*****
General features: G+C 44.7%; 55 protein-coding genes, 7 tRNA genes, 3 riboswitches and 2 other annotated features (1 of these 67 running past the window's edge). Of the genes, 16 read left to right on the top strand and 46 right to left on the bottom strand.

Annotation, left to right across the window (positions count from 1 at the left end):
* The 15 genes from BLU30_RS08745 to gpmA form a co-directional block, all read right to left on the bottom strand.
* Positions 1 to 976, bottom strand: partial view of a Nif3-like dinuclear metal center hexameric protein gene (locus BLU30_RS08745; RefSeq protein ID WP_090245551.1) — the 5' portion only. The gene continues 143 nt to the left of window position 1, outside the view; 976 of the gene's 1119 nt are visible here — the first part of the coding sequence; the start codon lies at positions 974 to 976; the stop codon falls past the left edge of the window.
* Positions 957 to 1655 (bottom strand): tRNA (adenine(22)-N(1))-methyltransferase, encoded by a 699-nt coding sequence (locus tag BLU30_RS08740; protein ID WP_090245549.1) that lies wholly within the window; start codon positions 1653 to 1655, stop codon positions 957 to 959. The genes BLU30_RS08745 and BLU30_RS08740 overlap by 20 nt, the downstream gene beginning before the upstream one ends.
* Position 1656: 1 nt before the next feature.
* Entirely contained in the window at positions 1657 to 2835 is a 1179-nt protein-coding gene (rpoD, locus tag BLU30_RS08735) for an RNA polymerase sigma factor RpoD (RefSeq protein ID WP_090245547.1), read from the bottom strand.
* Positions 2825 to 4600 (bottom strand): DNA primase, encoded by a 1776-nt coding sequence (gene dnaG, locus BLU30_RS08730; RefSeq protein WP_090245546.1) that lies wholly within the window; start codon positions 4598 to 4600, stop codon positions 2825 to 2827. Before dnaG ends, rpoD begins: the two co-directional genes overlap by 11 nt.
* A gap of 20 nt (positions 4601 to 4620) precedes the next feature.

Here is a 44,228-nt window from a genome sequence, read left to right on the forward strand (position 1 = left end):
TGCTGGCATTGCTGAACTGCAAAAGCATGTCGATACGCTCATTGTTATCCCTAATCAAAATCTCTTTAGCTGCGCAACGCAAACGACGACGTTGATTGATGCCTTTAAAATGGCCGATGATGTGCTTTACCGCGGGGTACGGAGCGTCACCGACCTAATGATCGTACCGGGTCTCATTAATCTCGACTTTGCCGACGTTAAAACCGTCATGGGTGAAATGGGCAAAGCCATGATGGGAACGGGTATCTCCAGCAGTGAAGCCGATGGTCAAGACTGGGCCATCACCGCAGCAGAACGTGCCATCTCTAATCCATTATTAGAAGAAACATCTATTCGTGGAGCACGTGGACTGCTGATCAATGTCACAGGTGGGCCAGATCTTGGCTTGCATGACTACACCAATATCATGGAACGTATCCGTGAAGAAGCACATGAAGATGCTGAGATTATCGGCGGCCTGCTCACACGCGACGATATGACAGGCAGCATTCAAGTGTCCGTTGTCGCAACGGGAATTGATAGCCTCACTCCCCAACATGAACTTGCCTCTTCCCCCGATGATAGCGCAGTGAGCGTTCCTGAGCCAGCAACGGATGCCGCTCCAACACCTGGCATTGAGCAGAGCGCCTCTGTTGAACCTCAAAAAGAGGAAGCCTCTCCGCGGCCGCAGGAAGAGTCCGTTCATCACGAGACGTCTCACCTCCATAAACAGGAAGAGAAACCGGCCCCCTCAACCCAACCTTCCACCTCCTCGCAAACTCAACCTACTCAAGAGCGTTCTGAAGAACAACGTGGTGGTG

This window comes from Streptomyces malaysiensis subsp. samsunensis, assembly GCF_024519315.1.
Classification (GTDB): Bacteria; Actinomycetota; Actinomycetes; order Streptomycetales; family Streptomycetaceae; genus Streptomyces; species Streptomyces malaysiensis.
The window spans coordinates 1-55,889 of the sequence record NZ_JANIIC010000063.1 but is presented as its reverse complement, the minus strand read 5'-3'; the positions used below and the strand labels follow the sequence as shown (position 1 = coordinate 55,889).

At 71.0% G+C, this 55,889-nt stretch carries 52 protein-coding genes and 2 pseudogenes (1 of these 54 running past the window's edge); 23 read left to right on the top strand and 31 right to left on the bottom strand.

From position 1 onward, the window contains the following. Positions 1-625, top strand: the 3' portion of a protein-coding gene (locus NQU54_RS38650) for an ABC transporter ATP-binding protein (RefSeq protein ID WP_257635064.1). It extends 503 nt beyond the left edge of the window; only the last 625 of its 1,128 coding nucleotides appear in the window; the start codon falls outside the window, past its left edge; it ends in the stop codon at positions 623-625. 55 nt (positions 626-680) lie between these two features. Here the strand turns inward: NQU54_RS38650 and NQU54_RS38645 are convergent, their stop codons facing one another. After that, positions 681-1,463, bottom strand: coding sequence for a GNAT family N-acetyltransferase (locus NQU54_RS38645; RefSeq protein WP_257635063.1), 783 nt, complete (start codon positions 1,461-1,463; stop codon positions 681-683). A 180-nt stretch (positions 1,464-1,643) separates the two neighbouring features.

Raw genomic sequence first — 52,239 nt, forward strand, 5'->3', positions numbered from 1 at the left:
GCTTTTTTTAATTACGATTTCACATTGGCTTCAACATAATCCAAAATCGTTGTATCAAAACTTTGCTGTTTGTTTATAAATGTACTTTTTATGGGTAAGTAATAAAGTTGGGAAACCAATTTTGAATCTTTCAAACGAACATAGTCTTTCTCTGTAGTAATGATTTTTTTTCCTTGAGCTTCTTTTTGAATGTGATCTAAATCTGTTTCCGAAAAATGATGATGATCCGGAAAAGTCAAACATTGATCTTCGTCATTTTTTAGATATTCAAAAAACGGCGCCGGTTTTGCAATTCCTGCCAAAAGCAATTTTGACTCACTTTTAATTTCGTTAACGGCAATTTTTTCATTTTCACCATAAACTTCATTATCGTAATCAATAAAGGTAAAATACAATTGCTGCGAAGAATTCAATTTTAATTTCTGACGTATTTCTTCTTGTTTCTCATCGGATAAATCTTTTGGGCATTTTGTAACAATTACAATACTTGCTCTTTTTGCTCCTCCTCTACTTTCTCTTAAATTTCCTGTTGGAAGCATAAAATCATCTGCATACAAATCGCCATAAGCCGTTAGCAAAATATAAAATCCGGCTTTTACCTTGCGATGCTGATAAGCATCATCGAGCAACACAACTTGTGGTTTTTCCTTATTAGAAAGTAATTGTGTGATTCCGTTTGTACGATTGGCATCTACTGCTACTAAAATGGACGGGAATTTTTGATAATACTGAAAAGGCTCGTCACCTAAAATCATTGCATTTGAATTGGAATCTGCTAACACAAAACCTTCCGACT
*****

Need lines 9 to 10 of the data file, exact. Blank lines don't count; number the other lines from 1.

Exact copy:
* A gap of 20 nt (positions 4601 to 4620) precedes the next feature.

Here is a 44,228-nt window from a genome sequence, read left to right on the forward strand (position 1 = left end):